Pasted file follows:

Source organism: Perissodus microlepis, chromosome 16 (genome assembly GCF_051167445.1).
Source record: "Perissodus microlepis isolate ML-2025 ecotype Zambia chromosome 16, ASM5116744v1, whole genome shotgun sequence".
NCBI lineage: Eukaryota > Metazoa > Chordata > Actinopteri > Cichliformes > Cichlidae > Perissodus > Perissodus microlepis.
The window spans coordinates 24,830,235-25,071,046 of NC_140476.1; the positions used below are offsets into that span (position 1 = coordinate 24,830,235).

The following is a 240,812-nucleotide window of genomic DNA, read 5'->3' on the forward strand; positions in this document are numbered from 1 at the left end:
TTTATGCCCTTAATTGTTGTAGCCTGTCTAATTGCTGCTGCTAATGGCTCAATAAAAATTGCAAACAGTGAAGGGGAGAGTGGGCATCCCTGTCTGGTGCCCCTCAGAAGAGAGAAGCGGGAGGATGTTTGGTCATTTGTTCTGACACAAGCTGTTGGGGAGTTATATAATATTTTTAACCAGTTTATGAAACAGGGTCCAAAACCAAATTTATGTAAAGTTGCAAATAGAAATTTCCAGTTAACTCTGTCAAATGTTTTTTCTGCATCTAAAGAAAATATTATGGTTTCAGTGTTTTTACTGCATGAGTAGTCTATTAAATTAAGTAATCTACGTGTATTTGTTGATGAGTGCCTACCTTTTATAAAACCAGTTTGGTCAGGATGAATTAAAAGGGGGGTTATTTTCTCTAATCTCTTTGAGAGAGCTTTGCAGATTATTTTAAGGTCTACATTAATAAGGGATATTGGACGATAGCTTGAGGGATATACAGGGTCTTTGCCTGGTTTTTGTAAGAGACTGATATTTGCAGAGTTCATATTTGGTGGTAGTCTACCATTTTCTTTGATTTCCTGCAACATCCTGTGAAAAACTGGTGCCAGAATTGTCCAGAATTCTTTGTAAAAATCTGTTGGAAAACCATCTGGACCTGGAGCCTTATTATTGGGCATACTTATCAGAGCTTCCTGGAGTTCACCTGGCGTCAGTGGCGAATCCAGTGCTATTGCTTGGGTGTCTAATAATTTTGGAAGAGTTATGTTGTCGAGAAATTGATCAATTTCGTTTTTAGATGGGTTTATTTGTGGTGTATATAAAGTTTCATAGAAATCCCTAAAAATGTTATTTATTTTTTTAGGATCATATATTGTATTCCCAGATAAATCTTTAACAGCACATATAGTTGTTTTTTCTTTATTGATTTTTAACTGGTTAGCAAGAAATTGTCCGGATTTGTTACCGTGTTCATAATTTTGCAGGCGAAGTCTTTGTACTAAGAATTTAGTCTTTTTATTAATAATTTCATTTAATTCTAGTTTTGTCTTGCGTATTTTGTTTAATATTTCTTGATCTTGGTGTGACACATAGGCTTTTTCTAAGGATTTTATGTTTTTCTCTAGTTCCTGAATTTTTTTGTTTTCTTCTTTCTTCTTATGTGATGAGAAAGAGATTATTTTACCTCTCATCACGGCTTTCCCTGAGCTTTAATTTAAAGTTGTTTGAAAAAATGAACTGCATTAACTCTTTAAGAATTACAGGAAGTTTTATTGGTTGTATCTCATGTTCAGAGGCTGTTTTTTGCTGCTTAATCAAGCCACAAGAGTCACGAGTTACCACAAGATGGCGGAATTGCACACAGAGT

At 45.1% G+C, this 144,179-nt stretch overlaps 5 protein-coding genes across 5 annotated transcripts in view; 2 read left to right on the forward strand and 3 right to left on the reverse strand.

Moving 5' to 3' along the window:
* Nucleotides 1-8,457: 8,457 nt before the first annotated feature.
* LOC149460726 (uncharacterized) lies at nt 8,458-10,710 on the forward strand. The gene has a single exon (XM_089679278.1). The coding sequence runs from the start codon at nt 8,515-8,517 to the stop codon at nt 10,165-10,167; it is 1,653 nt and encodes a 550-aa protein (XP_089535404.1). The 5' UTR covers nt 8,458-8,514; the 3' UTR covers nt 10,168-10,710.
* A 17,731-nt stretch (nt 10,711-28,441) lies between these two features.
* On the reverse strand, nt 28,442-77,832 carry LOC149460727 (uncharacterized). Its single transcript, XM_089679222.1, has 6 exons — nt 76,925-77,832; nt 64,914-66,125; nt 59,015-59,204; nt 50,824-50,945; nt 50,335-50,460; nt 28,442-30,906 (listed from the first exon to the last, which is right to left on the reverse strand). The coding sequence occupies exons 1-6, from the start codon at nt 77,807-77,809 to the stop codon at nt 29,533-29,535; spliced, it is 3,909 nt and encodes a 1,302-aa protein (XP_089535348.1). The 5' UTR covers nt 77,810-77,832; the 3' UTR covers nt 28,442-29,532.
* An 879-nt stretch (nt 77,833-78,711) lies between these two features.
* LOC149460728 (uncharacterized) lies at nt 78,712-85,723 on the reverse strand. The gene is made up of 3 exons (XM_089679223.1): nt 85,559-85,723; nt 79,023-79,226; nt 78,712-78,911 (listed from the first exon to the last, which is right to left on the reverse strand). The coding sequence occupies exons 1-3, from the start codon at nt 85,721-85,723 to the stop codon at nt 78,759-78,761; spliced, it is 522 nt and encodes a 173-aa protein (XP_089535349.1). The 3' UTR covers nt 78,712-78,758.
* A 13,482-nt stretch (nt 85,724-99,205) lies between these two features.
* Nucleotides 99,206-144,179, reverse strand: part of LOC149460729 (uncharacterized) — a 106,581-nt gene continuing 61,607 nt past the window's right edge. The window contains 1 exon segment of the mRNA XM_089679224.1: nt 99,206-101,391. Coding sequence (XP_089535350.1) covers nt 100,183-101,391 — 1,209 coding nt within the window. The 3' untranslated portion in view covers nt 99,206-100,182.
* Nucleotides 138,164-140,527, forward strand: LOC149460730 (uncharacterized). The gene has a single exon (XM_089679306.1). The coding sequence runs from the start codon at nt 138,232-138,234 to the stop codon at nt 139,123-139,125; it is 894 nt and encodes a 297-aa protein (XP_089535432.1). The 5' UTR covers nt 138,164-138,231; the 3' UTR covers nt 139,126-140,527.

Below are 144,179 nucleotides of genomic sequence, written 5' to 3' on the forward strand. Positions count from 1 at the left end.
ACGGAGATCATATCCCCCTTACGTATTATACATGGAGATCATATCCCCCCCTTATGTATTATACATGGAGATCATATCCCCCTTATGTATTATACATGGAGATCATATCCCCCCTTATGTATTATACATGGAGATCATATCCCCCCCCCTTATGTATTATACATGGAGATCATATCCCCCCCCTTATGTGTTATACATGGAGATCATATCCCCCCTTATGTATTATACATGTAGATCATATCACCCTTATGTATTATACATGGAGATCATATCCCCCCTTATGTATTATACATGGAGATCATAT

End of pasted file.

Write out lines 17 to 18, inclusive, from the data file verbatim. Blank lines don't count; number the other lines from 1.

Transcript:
* Nucleotides 138,164-140,527, forward strand: LOC149460730 (uncharacterized). The gene has a single exon (XM_089679306.1). The coding sequence runs from the start codon at nt 138,232-138,234 to the stop codon at nt 139,123-139,125; it is 894 nt and encodes a 297-aa protein (XP_089535432.1). The 5' UTR covers nt 138,164-138,231; the 3' UTR covers nt 139,126-140,527.

Below are 144,179 nucleotides of genomic sequence, written 5' to 3' on the forward strand. Positions count from 1 at the left end.